During nocturnal surveys, S. lineatus females showed a decrease in MA over the season, especially in 1995 (Fig. 2). The second peak in 1994 results from a single mating female out of 10 still alive and indicates that this female has mated a second time. Note that males eclose before females (Samietz 1998). All matings but one were observed between day 5 and day 20 of the adult life span. In 1994 the one exception was a female mating at an age of 51 d (second peak in 1994, Fig. 2). In both years MA in females peaked around an age of 10 d and declined afterwards. As the mean (± s) lifespans of females were 22.8 ± 12.7 d in 1994 and 19.3 ± 17.1 d in 1995 (Samietz 1998), this indicates that mating females were younger than the population average. In males the mating peak occurred about 5 d later, around an age of 15 d.
The MA of G. rufus decreased over the season. In 1994, three of the four matings were observed during the first third of the surveys, the fourth in the second half. In 1995, 7 of 11 matings (64%) were observed in the first third of the monitorings, 9 (82%) in the first 50% of the survey nights. These data are partly supported by the age distribution of mating G. rufus females and males that were between 2–68 and 2–55 d of age, respectively. Whereas the age of mating females (mean 25 d) was indeed below the population average of 32 d (indicating early mating), males and females found mating in 1995 (means 26 and 25 d, respectively) were only slightly below the population mean of 28 and 27 d, respectively. Marked males found mating in 1994 (mean age 23 d) were as old as the mean of the population (24 d).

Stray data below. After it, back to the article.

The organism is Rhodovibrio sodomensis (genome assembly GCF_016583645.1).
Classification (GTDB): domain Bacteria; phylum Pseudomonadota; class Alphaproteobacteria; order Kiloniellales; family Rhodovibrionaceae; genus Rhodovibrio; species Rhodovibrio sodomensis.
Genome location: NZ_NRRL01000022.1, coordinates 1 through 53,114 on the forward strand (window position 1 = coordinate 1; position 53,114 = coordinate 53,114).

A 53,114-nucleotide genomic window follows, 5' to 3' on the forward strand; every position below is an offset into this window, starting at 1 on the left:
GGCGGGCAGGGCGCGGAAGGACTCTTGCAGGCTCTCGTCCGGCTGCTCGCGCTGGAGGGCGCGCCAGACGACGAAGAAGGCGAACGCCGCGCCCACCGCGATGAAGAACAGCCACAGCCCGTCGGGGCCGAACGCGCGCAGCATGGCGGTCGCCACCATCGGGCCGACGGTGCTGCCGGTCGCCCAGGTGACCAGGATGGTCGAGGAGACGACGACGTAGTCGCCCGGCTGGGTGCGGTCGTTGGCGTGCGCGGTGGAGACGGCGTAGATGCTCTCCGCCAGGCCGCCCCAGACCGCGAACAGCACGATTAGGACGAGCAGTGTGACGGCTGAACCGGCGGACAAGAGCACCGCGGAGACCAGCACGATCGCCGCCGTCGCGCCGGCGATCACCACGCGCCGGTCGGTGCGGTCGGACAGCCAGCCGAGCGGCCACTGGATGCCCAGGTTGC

No clear seasonal pattern was found in C. parallelus. The only marked C. parallelus female observed mating was 23 d old.
In O. germanica all six matings were noticed in the second third of the monitoring period. Because females have a high age of first mating this could still mean a seasonal decline in MA. Indeed, O. germanica females reached a median age of 47 d; those found mating were only half as old (median 22 d).
We found none of our species mated during the mornings. As mentioned above, there were incidences of nocturnal copulations in G. rufus, S. lineatus and C. parallelus. Because matings in these species are initiated by male song (Jacobs 1953) and males do not sing during hours of darkness, we suggest that the nocturnal matings in these species are the result of prolonged afternoon or evening matings.
Comparison of temporal mating peaks across species.—
The present field and literature data do not support the hypotheses that thermoregulation or predation are exclusively responsible for the occurrence of temporal mating peaks. A few studies suggest that MA increases during higher temperatures in moderate climates and that there are distinct lower mating activities around noon in hot climates (Table 2). There are, however, exceptions to this: namely Nomadacris septemfasciata and the two Ligurotettix species (Table 2), occur in very hot climates and it does not seem likely that the reason for a mating peak around noon is related to a physiological need for warmth. However, given that sometimes matings may increase the vulnerability to visual predators (Magnhagen 1991), it may be that grasshoppers preferentially mate at a time when their main predators are least active. Yet, there are no effective tests to distinguish between the theromoregulation or predation hypotheses.